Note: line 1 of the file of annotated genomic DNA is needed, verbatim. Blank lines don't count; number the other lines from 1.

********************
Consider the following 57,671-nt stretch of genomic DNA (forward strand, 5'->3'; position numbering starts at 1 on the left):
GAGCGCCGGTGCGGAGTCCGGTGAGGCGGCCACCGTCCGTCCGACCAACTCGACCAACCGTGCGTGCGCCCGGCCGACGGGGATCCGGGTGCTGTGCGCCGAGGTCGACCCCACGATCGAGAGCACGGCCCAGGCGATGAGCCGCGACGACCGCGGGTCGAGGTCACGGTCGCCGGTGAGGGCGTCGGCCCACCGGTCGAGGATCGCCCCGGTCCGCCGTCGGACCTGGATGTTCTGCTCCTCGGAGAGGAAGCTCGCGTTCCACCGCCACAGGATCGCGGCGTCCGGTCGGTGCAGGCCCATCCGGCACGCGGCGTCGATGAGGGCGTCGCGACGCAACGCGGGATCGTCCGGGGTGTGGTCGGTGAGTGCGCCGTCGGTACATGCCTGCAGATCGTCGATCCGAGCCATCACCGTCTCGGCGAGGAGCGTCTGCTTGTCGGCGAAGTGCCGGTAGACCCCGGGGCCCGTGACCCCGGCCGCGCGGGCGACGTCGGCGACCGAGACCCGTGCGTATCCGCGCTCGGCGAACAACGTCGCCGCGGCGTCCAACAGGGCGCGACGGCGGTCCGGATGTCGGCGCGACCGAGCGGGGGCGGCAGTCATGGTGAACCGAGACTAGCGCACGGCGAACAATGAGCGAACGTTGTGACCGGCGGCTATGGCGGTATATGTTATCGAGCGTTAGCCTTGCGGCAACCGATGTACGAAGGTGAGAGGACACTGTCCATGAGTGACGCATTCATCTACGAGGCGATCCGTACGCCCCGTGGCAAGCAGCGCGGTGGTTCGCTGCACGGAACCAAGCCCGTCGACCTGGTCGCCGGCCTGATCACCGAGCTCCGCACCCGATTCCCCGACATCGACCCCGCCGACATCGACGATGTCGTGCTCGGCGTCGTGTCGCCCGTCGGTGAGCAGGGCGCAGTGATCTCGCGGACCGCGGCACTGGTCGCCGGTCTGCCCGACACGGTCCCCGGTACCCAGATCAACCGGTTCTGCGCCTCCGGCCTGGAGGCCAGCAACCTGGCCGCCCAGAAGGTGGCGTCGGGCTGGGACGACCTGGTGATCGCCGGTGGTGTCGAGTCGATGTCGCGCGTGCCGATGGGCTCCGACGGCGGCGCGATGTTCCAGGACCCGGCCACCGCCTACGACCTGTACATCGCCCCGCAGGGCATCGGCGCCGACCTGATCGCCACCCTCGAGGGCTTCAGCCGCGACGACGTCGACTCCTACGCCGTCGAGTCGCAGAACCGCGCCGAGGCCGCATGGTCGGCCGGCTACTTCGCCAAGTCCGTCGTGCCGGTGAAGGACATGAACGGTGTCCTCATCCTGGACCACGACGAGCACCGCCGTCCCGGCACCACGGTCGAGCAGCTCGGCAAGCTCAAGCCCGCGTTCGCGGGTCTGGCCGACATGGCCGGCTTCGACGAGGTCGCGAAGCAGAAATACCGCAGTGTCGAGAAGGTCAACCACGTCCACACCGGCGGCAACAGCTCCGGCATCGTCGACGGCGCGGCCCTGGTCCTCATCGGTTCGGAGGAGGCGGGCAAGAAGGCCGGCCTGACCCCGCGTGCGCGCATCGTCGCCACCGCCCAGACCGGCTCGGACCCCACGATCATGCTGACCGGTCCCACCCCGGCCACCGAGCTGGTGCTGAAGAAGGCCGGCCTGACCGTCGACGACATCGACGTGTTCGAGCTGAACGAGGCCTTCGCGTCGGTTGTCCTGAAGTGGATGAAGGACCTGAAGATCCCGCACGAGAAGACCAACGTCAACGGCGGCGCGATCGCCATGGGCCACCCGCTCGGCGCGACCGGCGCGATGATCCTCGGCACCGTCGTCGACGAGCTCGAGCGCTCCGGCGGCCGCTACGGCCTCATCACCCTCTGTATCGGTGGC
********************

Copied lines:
Consider the following 57,671-nt stretch of genomic DNA (forward strand, 5'->3'; position numbering starts at 1 on the left):